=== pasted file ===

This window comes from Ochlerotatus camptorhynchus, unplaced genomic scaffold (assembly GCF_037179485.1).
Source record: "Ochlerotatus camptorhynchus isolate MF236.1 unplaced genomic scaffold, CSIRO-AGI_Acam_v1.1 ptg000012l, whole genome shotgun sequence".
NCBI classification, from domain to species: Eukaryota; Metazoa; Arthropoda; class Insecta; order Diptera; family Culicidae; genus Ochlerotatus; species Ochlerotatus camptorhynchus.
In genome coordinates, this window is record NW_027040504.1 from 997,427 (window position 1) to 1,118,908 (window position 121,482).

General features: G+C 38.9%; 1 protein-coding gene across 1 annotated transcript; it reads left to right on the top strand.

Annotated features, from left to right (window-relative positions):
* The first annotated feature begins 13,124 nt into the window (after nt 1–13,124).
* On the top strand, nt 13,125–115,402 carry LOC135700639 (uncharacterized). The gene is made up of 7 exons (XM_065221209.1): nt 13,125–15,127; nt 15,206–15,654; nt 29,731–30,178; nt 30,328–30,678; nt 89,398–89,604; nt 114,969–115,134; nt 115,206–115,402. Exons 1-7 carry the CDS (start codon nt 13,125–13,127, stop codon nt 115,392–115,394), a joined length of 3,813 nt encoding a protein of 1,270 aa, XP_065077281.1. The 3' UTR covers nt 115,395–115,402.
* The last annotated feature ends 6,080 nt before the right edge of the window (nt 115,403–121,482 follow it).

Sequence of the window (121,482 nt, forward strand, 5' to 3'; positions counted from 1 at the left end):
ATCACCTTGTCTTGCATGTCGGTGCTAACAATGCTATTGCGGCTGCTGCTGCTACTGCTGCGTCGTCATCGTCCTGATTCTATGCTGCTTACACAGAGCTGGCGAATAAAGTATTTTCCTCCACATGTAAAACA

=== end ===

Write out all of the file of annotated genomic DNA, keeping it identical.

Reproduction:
This window comes from Ochlerotatus camptorhynchus, unplaced genomic scaffold (assembly GCF_037179485.1).
Source record: "Ochlerotatus camptorhynchus isolate MF236.1 unplaced genomic scaffold, CSIRO-AGI_Acam_v1.1 ptg000012l, whole genome shotgun sequence".
NCBI classification, from domain to species: Eukaryota; Metazoa; Arthropoda; class Insecta; order Diptera; family Culicidae; genus Ochlerotatus; species Ochlerotatus camptorhynchus.
In genome coordinates, this window is record NW_027040504.1 from 997,427 (window position 1) to 1,118,908 (window position 121,482).

General features: G+C 38.9%; 1 protein-coding gene across 1 annotated transcript; it reads left to right on the top strand.

Annotated features, from left to right (window-relative positions):
* The first annotated feature begins 13,124 nt into the window (after nt 1–13,124).
* On the top strand, nt 13,125–115,402 carry LOC135700639 (uncharacterized). The gene is made up of 7 exons (XM_065221209.1): nt 13,125–15,127; nt 15,206–15,654; nt 29,731–30,178; nt 30,328–30,678; nt 89,398–89,604; nt 114,969–115,134; nt 115,206–115,402. Exons 1-7 carry the CDS (start codon nt 13,125–13,127, stop codon nt 115,392–115,394), a joined length of 3,813 nt encoding a protein of 1,270 aa, XP_065077281.1. The 3' UTR covers nt 115,395–115,402.
* The last annotated feature ends 6,080 nt before the right edge of the window (nt 115,403–121,482 follow it).

Sequence of the window (121,482 nt, forward strand, 5' to 3'; positions counted from 1 at the left end):
ATCACCTTGTCTTGCATGTCGGTGCTAACAATGCTATTGCGGCTGCTGCTGCTACTGCTGCGTCGTCATCGTCCTGATTCTATGCTGCTTACACAGAGCTGGCGAATAAAGTATTTTCCTCCACATGTAAAACA